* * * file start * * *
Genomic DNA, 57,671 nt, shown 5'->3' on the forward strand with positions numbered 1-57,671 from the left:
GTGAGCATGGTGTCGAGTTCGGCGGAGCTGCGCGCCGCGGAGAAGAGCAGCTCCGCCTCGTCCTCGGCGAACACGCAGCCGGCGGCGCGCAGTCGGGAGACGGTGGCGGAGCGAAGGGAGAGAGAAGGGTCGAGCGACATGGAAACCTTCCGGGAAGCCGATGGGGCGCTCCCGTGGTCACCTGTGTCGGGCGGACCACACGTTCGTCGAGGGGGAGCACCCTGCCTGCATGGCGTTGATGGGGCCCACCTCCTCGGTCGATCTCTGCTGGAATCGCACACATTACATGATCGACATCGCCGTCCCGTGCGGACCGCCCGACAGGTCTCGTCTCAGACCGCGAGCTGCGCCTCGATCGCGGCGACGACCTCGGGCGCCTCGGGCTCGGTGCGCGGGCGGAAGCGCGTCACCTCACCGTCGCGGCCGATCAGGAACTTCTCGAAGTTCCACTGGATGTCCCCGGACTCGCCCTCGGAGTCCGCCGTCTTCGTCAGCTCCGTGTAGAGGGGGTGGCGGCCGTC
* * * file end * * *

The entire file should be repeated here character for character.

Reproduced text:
Genomic DNA, 57,671 nt, shown 5'->3' on the forward strand with positions numbered 1-57,671 from the left:
GTGAGCATGGTGTCGAGTTCGGCGGAGCTGCGCGCCGCGGAGAAGAGCAGCTCCGCCTCGTCCTCGGCGAACACGCAGCCGGCGGCGCGCAGTCGGGAGACGGTGGCGGAGCGAAGGGAGAGAGAAGGGTCGAGCGACATGGAAACCTTCCGGGAAGCCGATGGGGCGCTCCCGTGGTCACCTGTGTCGGGCGGACCACACGTTCGTCGAGGGGGAGCACCCTGCCTGCATGGCGTTGATGGGGCCCACCTCCTCGGTCGATCTCTGCTGGAATCGCACACATTACATGATCGACATCGCCGTCCCGTGCGGACCGCCCGACAGGTCTCGTCTCAGACCGCGAGCTGCGCCTCGATCGCGGCGACGACCTCGGGCGCCTCGGGCTCGGTGCGCGGGCGGAAGCGCGTCACCTCACCGTCGCGGCCGATCAGGAACTTCTCGAAGTTCCACTGGATGTCCCCGGACTCGCCCTCGGAGTCCGCCGTCTTCGTCAGCTCCGTGTAGAGGGGGTGGCGGCCGTC